“Real GDP growth is projected to moderate to 4.4 percent in 2023 as export growth normalizes. Inflation is projected at 5.2 percent in 2023, as fuel and food prices decline. The current account deficit is expected to widen in 2023 as exports of goods and services, tourism, remittances, and foreign direct investment slowdown from levels recorded in 2022.
“Despite the challenging global economic environment, Cabo Verde continues to make good progress in its objective to protect vulnerable groups and foster higher and inclusive growth.”
Minister of Forestry, Fisheries and the Environment, Barbara Creecy has called for significant reform of the global financial system and of multilateral development banks to fund developing countries’ biodiversity and climate change initiatives.
Addressing the 5th Global Conference on Biodiversity Finance in Cape Town, the Minister said South Africa’s biodiversity is not only a national and cultural asset but is also a source of economic prosperity through the sustainable use of a wide variety of plants and wildlife.
“Mechanisms such as debt for biodiversity swaps, payment for ecosystem services, as well as greater availability of grant financing and concessional loans must be considered in the context of achieving sustainable financing mechanisms for developing countries. Neither our biodiversity nor our climate change objectives can be achieved by Global Environmental Facility (GEF) funding or by further loans to developing countries, the majority of which are already heavily indebted,” Creecy said on Tuesday.
According to research conducted in 2017 (and updated in 2022), some of the many ecosystem services provided by natural ecosystems in South Africa could be valued at R275 billion per year (R325 billion in 2022).
African Trade And Investment (Africa.com)
Africa is gearing up for a new era of trade and investment, with a focus on collaboration, creativity, and the digital economy. Representatives from three World Trade Center (WTC) locations including WTC Cairo, WTC Addis Ababa, and WTC Abuja, highlight the trade prospects and challenges facing Egypt, Ethiopia, and Nigeria in 2023.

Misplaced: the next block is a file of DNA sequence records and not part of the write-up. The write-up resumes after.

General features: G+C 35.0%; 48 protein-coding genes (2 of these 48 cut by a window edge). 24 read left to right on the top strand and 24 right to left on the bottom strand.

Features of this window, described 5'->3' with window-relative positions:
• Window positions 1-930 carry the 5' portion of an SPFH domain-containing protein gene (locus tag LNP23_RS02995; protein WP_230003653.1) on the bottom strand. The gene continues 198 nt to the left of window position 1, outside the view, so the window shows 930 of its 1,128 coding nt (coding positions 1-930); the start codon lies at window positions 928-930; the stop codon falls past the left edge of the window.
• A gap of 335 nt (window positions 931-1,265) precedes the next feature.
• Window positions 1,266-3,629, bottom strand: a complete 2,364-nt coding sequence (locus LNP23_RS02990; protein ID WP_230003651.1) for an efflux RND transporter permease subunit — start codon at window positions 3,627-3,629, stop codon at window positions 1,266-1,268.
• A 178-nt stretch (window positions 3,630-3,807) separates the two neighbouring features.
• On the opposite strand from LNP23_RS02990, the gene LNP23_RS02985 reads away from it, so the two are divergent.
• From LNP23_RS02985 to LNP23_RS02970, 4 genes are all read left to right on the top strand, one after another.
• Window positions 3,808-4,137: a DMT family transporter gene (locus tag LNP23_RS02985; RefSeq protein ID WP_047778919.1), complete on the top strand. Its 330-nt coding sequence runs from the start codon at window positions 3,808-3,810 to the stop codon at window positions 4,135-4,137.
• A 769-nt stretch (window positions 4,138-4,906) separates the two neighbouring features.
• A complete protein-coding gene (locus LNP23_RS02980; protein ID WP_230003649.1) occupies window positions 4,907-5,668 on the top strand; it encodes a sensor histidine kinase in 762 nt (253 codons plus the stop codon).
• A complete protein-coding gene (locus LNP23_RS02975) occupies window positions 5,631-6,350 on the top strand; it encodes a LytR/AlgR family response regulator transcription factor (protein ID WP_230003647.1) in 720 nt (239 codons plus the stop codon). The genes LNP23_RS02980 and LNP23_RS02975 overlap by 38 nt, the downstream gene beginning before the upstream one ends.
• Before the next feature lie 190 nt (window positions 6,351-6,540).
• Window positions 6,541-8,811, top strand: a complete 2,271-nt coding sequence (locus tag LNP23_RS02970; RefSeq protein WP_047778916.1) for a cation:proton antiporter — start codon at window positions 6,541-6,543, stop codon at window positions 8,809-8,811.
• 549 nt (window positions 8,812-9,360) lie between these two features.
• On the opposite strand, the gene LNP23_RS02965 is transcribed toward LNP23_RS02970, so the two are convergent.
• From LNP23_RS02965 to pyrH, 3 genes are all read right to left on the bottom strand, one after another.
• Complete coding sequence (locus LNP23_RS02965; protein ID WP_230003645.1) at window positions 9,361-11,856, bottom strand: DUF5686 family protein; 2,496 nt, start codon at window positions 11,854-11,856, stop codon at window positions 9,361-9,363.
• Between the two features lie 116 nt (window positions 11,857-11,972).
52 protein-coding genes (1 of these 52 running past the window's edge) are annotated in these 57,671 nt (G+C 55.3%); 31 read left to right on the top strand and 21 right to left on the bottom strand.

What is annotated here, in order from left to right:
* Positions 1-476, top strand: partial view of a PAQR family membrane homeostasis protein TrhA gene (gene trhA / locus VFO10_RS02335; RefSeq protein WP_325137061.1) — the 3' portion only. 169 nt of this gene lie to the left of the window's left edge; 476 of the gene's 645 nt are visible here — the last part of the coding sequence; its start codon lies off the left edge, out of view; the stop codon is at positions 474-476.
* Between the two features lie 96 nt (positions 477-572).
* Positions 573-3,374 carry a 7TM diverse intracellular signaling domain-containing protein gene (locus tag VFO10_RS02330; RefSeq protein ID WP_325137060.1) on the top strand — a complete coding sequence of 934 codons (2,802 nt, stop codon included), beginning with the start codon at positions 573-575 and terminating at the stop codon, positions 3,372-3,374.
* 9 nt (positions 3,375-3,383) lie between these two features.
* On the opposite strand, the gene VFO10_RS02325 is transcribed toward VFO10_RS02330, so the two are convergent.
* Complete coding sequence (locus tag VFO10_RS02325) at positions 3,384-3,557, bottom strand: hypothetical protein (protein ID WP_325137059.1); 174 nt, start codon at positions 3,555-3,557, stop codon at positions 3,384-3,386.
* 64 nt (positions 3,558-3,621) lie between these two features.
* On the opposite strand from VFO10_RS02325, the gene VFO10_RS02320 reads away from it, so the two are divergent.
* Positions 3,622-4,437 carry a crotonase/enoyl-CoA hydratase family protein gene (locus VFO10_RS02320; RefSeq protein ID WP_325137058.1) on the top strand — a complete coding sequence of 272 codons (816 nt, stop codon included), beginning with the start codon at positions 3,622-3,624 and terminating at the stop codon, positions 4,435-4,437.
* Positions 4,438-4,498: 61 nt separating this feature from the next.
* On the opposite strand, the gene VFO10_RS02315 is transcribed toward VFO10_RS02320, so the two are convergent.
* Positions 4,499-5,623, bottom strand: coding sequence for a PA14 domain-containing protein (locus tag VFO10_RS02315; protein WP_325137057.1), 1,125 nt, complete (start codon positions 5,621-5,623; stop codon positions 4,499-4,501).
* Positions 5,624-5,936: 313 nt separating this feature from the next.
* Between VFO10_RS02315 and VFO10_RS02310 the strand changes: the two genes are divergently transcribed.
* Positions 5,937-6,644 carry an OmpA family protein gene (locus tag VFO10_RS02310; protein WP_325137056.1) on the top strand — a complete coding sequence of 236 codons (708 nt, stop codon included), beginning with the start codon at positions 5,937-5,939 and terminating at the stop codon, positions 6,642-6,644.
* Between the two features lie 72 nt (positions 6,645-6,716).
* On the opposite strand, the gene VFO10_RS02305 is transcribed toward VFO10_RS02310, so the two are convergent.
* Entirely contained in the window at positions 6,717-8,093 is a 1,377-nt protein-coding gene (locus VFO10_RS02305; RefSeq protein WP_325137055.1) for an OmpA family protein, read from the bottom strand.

Mr. Farag El Mahrouky, Head of Marketing and Customer Service Department at WTC Cairo points out that Egypt is looking to focus on collaboration and communications in 2023, with a keen emphasis on improving trade services.
At the end of 2022, Egypt successfully concluded its first trade agreement under the African Continental Free Trade Agreement (AfCFTA), thanks to a collective effort by stakeholders to eliminate export barriers. This landmark deal facilitated the export of food products from Egypt to Ghana and laid the foundation for future trade exchange activities in the region.
As a signatory of the AfCFTA, Mr. Rateneh Fassil, CEO and Managing Director of WTC Addis Ababa, sees the continued growth of regional and continental trade integration as a major opportunity for growth and recovery, especially in the areas of infrastructure, education, and health.
He points out that the story of abundant opportunities for growth, prosperity, and decreased trade deficit is not obvious when looking at the current number of intra-African trade dwindling at only 14%. However, the comparative advantages of the various economies across the borderless AfCFTA market bodes well for this story to be developed.
According to Ms. Wuraola Onigbogi, Trade Services Manager at WTC Abuja, Nigeria is taking a holistic approach to 2023, recognising the importance of creativity, digital trade, and maintaining relationships with clients.
The country’s revised 2023-2027 trade policy places a strong emphasis on e-commerce and digital payments, and Nigeria is eager to take advantage of the increased access to cheaper goods and services offered by the AfCFTA.
Former Deputy Governor of the Central Bank of Nigeria (CBN), Prof Kingsley Moghalu, has said that the African Export-Import Bank (Afreximbank) must zero in on the various aspects of the African Continental Free Trade Area (AFCFTA) so that, combined with its role and operations, it can bring about the needed continental transformation by 2050.
He described the establishment of AFCFTA by member states of the African Union as “a watershed development in Africa’s contemporary and future positioning in world trade.” Moghalu noted that going forward he believes the continental trade agreement would provide an enabling environment for the work of Afreximbank that would be far more powerful than was the case in the past 30 years of the bank, without prejudice to the bank’s significant achievements.
National consultations for the drafting of the Constitution of the East African Community (EAC) Political Confederation resumed in Mombasa, Kenya with the launch of 20-day long public hearing sessions across the country.
Speaking at the launch, the Cabinet Secretary for East African Community, Arid and Semi-Arid Lands and Regional Development, Ms. Rebecca Miano, said that national stakeholders’ consultations on the Political Confederation was a crucial engagement in the context of the Community’s efforts towards promoting popular participation, which in turn, will inform the policy decision to be made.